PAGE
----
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In His New Play, Jesse Eisenberg Gives Susan Sarandon Something to Be Happy About

Jesse Eisenberg is a five-tool player on the American cultural ball field, with memorable movie roles — from his Oscar-nominated Mark Zuckerberg to his evil-genius, Superman-nemesis Lex Luthor — to poignant moments on stage, humor pieces for the New Yorker, assorted essays, and a novel. Yet, he is also an accomplished playwright, often starring in his own work, such as The Revisionist, which premiered Off-Broadway in 2013 and co-starred Vanessa Redgrave, and The Spoils, directed by Scott Elliott for The New Group in 2016, which went on to have a successful run in London’s West End, as well.

Now Eisenberg returns to Off-Broadway with his hyper-verbal, witty and caustic arsenal of dramatic gifts for yet another collaboration with Elliott and The New Group, in the world premiere production of Happy Talk, starring Susan Sarandon. It’s a charming one-act chamber piece of raucous humor and gaspingly cringe-worthy moments of human desperation. Elliott surrounds Sarandon with a lively cast of actors that, surprisingly, does not include Eisenberg, who apparently decided to sit this one out and watch from the dugout.

That’s because he gave Sarandon the part he would have wanted for himself: a character all acid-tongued and exasperating, oxygen-draining and denigrating, manipulative and hilarious — all at once. Sarandon plays Lorraine, a regional actress with the self-regard of a Broadway legend, as the grand doyenne of her own slowly diminishing household — with characters that are literally on life-support or could end up being deported.

Her mother is dying in one room and never appears on stage. Her husband, played to maximum comic effect by Daniel Oreskes, barely has any lines at all. He occupies the living room like a man who knows that his health does not qualify for such optimism. Lorraine is too busy imagining the roaring applause of an audience to notice that her lifeless circumstances demand that she care for her ostensible loved ones. Instead, she has hired a surrogate and sidekick — a Serbian home aid, Ljuba, who attends to the sick while playing second banana to Lorraine’s over-the-top kitchen-sink performance.

Lorraine and Ljuba do most of the talking, and for much of the play it is, indeed, happy talk, as the women bond like suburban housewives in sisterly solidarity. That all comes to an end when Lorraine demonstrates why her own daughter abandoned the household years ago, and why her husband stopped talking at all.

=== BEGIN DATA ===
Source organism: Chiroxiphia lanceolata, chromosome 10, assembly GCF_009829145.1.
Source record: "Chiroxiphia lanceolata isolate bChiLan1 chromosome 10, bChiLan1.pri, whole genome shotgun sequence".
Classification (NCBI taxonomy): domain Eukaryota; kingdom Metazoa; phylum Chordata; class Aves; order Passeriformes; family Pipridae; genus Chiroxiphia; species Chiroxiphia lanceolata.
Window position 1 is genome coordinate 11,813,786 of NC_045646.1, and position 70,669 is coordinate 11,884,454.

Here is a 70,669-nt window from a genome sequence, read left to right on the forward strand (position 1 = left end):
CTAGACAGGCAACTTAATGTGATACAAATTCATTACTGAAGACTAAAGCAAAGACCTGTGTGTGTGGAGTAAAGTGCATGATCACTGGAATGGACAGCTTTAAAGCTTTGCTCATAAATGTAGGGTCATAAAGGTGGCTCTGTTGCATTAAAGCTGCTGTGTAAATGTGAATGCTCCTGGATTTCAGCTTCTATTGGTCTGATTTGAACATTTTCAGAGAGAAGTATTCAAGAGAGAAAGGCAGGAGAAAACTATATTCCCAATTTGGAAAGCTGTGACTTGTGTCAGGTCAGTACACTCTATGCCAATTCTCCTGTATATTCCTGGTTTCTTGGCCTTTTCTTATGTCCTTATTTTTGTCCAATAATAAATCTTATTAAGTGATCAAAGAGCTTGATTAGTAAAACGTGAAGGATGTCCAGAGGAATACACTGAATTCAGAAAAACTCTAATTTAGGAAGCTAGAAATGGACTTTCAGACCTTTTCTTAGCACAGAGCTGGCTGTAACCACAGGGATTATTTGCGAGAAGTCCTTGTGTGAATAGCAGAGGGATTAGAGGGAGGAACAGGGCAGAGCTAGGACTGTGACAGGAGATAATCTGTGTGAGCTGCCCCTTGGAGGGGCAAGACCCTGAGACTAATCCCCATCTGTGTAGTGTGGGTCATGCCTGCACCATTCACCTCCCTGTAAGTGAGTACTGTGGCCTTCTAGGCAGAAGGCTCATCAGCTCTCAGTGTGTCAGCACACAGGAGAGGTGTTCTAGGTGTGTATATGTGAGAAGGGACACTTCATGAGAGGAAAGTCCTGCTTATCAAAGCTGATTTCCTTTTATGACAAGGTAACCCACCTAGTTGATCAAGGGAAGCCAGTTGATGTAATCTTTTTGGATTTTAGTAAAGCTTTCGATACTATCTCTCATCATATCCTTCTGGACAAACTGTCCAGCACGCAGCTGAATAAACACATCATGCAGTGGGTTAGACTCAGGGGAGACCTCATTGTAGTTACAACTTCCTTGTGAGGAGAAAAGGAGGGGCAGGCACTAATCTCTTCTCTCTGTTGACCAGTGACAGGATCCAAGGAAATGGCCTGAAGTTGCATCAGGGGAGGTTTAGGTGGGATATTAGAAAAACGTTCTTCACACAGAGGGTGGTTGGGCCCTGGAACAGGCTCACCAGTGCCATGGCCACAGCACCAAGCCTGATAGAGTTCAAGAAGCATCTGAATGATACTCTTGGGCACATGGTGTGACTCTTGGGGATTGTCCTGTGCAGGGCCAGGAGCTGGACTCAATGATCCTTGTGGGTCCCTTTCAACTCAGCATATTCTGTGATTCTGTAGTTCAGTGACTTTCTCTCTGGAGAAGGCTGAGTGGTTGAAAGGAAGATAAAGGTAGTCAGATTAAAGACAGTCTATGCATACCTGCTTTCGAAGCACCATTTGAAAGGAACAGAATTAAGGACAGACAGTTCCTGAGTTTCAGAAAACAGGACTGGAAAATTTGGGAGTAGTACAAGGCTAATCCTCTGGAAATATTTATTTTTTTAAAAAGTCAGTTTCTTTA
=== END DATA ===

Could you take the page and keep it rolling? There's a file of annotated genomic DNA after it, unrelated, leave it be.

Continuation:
Ljuba needs a green card so she can bring her family over to the United States and is looking for an entrepreneurial American citizen who is willing to take her life savings in return for a fake marriage. Lorraine plays Cupid, and since she is a self-possessed actress, the role is not metaphorical. Happy Talk may be only a one-act play, but Lorraine believes that all the mischief stirring in her mind deserves the marquee of a Broadway blockbuster. Her manipulations are Shakespearean in scope; her put-downs and deceptions worthy of an evil Iago.

Eisenberg, whose depictions of Mark Zuckerberg and Lex Luthor aside, often conveys an endearing and awkwardly likeable quality on screen, writes convincingly about much more menacing characters on stage. His Lorraine has a cheerful presence that meekly masks a mean streak that would rival any domineering diva. Not unlike the roles he has written for himself, she is at once begrudging and dumbfounded by her less than stellar circumstances—more star-crossed than anything that could possibly share space on the Hollywood Walk of Fame.

And that lamentation is precisely what Lorraine has been acting out on the various people who are mere props in her life, bit players in a drama for an audience of one — herself. The most dramatic role she will ever play is the one staged in her own home — unwilling cast members be damned. This role demands of Sarandon that she, literally, over-act in order to capture Lorraine’s flamboyant and corrosive mental state, as Eisenberg delves into the seedier side of the human psyche.

It’s a tough act to pull off, but playwright and actress are game. The irony of the play’s title is not lost on either of them. Happy talk is just a cover for darker impulses, white noise creating the illusion of calm. Family bonds and friendship are fragile, if not altogether fake. The screen tests and endless auditions end in rejection; the parts awarded to other actors. All that chatter before the final curtain.

The play has a limited engagement at The Pershing Square Signature Center though June 16.

[Photo by Monique Carboni/Marin Ireland and Susan Sarandon]

This is an opinion piece. The views expressed in this article are those of just the author.

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